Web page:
November 14, 2008
Two members of the Northwestern Oklahoma State University faculty were presenters at the recent Oklahoma Political Science Association’s annual meeting and conference.
Dr. Eric Schmaltz, assistant professor of history, and Dr. Aaron Mason, assistant professor of political science, made the presentation at Cameron University in Lawton on Nov. 6 and 7. The title of the paper they spoke on is “Lederhosen Rodeos and Laptops: Comparisons of Political Culture in Oklahoma and Bavaria in the Age of Globalization.”
This paper also has been published in the 2008, Volume 18, issue of “Oklahoma Politics,” the official journal of the Oklahoma Political Science Association.
The paper/article was a joint effort between Schmaltz, Mason and Dr. Tony Wohlers, assistant professor of political science and history at Cameron.
The following is the abstract of the article:
The globalization issue today remains complicated, generating as many questions as it does answers. This transformative phenomenon, however, contains the powerful countervailing trends of socio-economic disintegration and integration, ethnic nationalism and globalization, cultural diversity and homogenization, and the particular and the universal. Such forces are often contradictory in nature, creating economic, political, and cultural convergence and pluralism at the same time.
Burning questions on the status of nation-states and even sub-national political entities in an increasingly interconnected world actually represent nothing new. Serious and thoughtful debates already had emerged as early as the first half of the nineteenth century about the rise of global economic and political trends and their impact on local and national identities. Both classical economists and classical Marxists had set the tone for various profound discussions that still resonate today.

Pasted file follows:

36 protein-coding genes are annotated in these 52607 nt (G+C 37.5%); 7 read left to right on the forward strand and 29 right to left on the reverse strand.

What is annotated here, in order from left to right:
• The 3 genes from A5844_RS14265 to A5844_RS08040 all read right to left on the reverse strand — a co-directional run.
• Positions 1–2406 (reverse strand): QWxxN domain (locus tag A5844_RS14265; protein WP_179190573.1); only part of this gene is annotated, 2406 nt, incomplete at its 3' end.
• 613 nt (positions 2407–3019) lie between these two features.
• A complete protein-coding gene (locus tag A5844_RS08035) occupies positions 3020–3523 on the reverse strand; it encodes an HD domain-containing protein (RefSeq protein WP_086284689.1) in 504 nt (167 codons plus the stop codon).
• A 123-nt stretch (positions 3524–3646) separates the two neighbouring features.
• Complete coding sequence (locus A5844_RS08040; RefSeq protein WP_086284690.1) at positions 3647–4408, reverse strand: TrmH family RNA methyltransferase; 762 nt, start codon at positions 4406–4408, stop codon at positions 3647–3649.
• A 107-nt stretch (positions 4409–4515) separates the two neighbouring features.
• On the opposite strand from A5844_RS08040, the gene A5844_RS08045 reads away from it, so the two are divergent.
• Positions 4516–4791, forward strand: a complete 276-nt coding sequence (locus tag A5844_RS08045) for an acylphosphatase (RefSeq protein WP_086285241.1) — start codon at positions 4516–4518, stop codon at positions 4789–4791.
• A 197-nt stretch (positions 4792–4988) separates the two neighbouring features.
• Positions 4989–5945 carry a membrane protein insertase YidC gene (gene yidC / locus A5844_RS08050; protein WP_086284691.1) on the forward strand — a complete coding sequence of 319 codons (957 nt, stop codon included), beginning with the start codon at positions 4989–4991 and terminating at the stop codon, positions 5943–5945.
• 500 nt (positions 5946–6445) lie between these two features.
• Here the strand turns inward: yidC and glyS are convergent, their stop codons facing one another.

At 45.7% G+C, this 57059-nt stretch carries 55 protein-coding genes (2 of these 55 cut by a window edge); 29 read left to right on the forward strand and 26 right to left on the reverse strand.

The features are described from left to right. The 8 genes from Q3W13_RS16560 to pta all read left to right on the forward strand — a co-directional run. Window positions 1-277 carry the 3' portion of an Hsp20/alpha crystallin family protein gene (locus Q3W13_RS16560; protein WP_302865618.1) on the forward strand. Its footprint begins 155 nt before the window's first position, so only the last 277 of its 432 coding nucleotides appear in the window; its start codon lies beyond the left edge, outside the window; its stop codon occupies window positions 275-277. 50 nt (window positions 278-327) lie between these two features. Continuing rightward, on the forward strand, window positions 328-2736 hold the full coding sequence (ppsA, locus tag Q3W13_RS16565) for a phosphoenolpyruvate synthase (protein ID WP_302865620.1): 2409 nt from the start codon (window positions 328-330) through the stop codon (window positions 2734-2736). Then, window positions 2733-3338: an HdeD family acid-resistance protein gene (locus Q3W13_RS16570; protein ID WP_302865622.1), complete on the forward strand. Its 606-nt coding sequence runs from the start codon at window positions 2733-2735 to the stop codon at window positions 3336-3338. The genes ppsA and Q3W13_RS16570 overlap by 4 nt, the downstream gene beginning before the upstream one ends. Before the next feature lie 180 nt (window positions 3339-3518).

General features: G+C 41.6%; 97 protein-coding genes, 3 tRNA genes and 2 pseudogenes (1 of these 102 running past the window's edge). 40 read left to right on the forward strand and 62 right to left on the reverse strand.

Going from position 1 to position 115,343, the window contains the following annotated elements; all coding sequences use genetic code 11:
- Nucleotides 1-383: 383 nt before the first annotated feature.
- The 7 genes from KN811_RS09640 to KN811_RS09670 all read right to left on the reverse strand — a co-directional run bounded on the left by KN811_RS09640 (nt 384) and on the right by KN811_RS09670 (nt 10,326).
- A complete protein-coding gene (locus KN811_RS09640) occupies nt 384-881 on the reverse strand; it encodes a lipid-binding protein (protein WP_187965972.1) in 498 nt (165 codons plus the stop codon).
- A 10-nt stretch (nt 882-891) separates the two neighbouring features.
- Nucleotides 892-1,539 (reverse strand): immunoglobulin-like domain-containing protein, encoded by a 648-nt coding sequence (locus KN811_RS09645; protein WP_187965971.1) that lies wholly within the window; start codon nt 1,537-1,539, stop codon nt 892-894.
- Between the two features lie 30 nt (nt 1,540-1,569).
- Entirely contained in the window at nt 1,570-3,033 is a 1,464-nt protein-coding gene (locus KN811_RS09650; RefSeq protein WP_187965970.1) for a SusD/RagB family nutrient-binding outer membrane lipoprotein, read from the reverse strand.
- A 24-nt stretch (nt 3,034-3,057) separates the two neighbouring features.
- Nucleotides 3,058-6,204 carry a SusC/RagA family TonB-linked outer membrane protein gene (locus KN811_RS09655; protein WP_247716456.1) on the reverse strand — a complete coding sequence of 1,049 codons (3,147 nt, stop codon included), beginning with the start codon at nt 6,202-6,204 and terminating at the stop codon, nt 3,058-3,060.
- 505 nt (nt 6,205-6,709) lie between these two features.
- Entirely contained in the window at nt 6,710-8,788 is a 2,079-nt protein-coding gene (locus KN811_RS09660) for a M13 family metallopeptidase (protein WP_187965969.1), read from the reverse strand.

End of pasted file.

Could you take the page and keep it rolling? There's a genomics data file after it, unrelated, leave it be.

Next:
Though the current body of research regarding the globalization process is impressive, it mostly concentrates on countries’ economic, political, and cultural characteristics in response to such trends. Based on both a broader perspective and a comparative approach, this study explores the distinctive sociopolitical and cultural features of the state of Oklahoma, United States, and Bavaria, Germany, in relation to the globalization phenomenon. In the context of their political ideology, constitutional setting, policies, customs, and religion, this paper examines how the conservative underpinnings of these sociopolitical features can be positioned in the debates on globalization trends and political culture.
After introducing the general themes of globalization and political culture, this study describes the methodology and provides a brief background on the states of Oklahoma and Bavaria. The study concludes with an analysis and discussion of the findings.
The authors’ hypothesis holds that these two jurisdictions or states exhibit similar cultural, economic, political and social institutions and practices, which similarly respond to the forces of globalization. In addition, both states’ identities appear to remain resilient even in the face of significant global transformations.
Not least of all, the findings suggest that Oklahoma can perhaps draw valuable lessons from Bavaria’s own unique blending of tradition and change and reconcile them in the form of “progressive conservatism.”
Posted on Fri, November 14, 2008
by Valarie Case